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PART 1 of 2:

Scripture is replete with building projects. Entire chapters detail the building of the Tabernacle of Moses, the Temple of Solomon, the House of David, and after the return from exile, the rebuilding of the Temple and of the walls of Jerusalem, not to mention visionary versions of the same in Ezekiel. Grand building projects do not feature in the New Testament, where Jesus points to their inevitable fate: “there shall not be left one stone upon another, that shall not thrown down” (Mark 13:2). Yet the imagery of building pervades the New Testament: “whosoever heareth these sayings of mine, and doeth them, I will liken him unto a wise man, which built his house upon a rock…” (Matthew 7:24). Most significantly the language of building, temple, and city, is applied metaphorically to the structured communities that grew up in response to the gospel. “Know ye not that ye [i.e. Christians collectively] are the temple of God, and that the Spirit of God dwelleth in you?” (1 Corinthians 3:16). And the “edification” of the neighbour – what “builds up” others in the faith and unity of the church – becomes one of the chief criteria for action. “Let us follow after the things wherewith one may edify another“” ”(Romans 14:19).

The Bible’s building story starts, however, not with the action of men, but of God. The world which he creates by his Word and Spirit is a kind of building, covered by the vault of the firmament, providing a place in which all creatures can live and flourish, but especially the human beings who bear his image and act for him among other creatures. It is also a garden – a place that nourishes and delights – in which God himself is present, “walking in the garden in the cool of the day” (3:8), and talking with human beings. His presence vouchsafes to them the gift of communion and fellowship with him, a presence that enables us to glorify and enjoy his infinite goodness and beauty and truth. Man is made to live in God’s presence, to grow up in his grace, to glorify and enjoy his infinite goodness, and only thus can he attain full humanity. Apart from God’s presence, man cannot be fully human, cannot be all that he is meant to be.

The fall therefore is a calamity, a non-reversible, self-inflicted wound that separates man from God, that sets him at odds with Creator and the whole order of creation, and everything in it, including himself. From man’s side there is no way back: the angel stands at the gate with the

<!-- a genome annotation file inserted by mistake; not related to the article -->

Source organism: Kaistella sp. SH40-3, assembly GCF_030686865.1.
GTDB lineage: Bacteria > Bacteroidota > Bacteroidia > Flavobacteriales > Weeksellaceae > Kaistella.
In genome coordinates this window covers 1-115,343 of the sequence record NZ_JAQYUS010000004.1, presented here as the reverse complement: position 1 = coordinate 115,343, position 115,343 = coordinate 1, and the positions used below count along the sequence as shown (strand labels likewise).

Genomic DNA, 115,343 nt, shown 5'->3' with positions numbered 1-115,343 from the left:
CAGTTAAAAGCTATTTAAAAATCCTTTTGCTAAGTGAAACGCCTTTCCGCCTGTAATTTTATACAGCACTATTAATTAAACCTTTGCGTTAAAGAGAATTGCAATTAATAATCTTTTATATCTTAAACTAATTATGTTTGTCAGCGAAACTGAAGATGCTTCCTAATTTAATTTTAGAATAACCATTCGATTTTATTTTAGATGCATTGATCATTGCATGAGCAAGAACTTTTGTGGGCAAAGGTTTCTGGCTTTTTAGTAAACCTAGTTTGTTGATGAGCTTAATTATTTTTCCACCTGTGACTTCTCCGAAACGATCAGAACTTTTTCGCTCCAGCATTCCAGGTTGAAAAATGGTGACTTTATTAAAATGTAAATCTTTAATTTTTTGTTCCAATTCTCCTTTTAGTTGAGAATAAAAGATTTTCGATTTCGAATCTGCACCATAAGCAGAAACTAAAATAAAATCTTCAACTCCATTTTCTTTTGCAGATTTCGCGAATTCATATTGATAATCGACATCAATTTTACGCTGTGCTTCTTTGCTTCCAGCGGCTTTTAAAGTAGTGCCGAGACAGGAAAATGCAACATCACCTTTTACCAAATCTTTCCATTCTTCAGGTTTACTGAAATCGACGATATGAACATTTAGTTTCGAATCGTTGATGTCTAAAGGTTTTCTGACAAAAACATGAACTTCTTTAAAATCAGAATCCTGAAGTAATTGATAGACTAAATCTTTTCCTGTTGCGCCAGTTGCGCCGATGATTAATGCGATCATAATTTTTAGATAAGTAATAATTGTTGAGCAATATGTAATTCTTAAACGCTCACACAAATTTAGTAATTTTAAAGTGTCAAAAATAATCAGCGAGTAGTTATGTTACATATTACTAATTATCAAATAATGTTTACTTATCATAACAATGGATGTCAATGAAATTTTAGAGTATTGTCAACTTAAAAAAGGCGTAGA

flaming sword. The long history of salvation set forth in the Scripture maps the rescue operation and recovery plan of the Creator, which unfolds throughout history, but is centered in the history of one people, wherein the promise and pattern of man’s return out of alienation from God into communion and fellowship with him is slowly unfolded until it comes to fulfilment. It is the story of God’s building a spiritual house, a place of communion and fellowship with man.

This long story begins with the story of Abraham (Gen 12-25). God speaks a word of promise and of command to Abraham: for the sake of the promised blessing he is to abandon his homeland for a land that God would show him. Abraham obeys with the obedience of faith, and in the land God once again speaks to him, to promise possession of the land to his “seed” (a term that means offspring or descendants). In response, Abraham “builded there an altar unto the Lord who had appeared unto him”; and again, in a new location in the land, “builded an altar unto the Lord, and called upon the name of the Lord”. An altar is not a temple or a city, but it is indeed something “builded”; and the purpose of this building is directed to the presence of God. For in the building of the altar, in the offering of sacrifice, in calling on the name of the Lord, Abraham acknowledges the Lord who spoke to him words of promised blessing as his own God, and demonstrates his resolve to cling to the promise God, in faith and love, in prayer and thanksgiving. That’s what sacrifice is: a means of clinging to God, of cleaving to God, of adhering to God, of having fellowship with God. As Augustine said, a sacrifice is every act that is done for the sake of communion with God. When we make over to God something of our own that is precious to ourselves, with prayer or thanksgiving for some good, we are acknowledging our dependence on him, and our desire for his favor and fellowship. We are surrendering ourselves to him, so that he may take us as his own.

The building of the spiritual house where God dwells among his people in favor and fellowship begins with the building of the altar, in calling on the name of the Lord in prayer, and in the offering of sacrifice. We are not our own, we belong to the Lord; and the gifts we give – the alms and oblations we offer – are the tokens of our allegiance, our desire, and gratitude for his presence.